This fine and good-sized cloth (masi) made from inner bark fibre is well decorated with geometric and other designs and decorated with natural and mineral dyes (kesa). (Collectively, such cloths are referred to as tapa cloths but strictly, tapa is the term used in Tahiti and the Cook Islands.)
It is decorated with bold motifs with one central rectangular field followed by a series of borders.
The cloth was made from stripped, soaked bark (mostly from the paper mulberry) that was beaten. The repeated beating of the wooden fibres softened them in the aid of producing cloth-like material. Such cloths also were presented to honour guests and visitors, including to early European visitor, and later to colonial administrators. The cloths invariably were made by women. Often the patterns were created using stencils originally made from banana leaves.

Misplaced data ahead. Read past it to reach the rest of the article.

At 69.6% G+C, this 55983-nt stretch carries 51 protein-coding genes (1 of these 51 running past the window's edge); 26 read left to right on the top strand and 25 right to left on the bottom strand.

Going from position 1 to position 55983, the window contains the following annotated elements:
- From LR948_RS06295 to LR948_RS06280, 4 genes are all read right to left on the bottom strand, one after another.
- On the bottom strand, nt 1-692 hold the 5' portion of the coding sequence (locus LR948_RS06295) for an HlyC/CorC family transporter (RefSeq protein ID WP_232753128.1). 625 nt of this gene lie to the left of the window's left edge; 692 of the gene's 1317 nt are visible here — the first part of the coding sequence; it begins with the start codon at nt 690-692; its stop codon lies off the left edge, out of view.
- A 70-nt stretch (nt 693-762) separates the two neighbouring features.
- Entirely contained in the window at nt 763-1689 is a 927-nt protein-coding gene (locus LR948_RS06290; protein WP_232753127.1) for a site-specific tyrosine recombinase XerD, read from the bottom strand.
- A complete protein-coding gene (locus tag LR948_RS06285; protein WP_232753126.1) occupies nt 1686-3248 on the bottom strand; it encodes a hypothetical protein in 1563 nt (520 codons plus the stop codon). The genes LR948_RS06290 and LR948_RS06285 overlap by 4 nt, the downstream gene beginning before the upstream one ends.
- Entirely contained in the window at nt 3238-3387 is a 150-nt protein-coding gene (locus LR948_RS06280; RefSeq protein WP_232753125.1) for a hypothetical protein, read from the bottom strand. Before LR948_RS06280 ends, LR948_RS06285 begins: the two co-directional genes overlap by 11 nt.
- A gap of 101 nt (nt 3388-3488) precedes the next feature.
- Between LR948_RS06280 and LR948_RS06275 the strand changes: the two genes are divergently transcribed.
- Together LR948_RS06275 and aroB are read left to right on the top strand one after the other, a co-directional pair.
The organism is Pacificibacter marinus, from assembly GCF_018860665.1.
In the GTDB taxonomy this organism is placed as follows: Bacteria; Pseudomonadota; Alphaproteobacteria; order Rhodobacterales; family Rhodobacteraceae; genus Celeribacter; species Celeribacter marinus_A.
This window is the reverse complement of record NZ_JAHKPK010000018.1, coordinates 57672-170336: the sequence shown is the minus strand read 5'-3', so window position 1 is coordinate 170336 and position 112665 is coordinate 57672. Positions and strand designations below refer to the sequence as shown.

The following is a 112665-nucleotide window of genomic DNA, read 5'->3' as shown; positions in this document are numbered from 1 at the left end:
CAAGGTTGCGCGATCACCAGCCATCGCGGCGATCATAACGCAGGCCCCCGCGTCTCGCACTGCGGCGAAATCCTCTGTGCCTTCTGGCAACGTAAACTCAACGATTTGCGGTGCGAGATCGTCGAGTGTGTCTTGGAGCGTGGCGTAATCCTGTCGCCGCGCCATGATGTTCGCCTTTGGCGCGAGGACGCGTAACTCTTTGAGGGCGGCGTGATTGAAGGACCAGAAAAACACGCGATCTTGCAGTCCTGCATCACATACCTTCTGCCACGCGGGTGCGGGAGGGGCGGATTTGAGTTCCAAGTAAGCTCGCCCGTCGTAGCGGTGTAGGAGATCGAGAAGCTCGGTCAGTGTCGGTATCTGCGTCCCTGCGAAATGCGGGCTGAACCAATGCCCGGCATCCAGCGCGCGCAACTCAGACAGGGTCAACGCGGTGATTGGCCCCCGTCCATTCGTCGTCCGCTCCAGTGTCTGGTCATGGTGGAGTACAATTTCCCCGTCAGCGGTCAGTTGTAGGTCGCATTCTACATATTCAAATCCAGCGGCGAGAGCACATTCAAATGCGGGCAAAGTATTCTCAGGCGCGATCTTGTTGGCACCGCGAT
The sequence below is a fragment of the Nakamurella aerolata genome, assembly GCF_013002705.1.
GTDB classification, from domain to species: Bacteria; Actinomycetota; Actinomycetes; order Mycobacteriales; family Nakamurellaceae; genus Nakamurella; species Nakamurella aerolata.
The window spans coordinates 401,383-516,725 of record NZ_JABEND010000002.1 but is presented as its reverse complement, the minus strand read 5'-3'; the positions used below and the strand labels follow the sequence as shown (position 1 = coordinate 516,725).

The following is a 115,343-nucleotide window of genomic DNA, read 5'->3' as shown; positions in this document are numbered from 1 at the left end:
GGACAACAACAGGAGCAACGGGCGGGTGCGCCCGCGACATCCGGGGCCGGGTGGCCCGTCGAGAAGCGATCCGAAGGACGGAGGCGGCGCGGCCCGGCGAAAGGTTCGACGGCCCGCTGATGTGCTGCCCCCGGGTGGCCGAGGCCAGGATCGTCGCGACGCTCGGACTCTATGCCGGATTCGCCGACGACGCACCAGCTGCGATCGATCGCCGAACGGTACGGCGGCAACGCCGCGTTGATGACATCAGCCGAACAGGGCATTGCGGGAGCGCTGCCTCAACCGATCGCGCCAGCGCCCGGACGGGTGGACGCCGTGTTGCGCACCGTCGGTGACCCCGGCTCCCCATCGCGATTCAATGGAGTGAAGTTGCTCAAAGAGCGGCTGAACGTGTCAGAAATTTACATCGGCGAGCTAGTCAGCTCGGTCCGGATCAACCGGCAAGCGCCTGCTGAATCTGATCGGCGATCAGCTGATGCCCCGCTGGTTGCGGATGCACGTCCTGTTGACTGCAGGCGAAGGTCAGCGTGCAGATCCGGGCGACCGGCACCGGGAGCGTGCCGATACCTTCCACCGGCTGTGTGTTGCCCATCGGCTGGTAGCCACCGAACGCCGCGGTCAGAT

Tapa cloths served various functions, including as room dividers in Fijian homes, as well as capes and other types of clothing.
The cloth was acquired in the UK. It has been kept folded but is in near pristine condition other than for a minor tear along a fold line.
Herle, A. & L. Carreau, Chiefs & Governors: Art and Power in Fiji, Museum of Archaeology and Anthropology, University of Cambridge, 2013.
Hooper,. S., Fiji: Art & Life in the Pacific, Sainsbury Research Unit for the Arts of Africa, Oceania & the Americas, 2016.
Kaeppler, A. L., Polynesia: The Mark and Carolyn Blackburn Collection of Polynesian Art, University of Hawaii Press, 2010.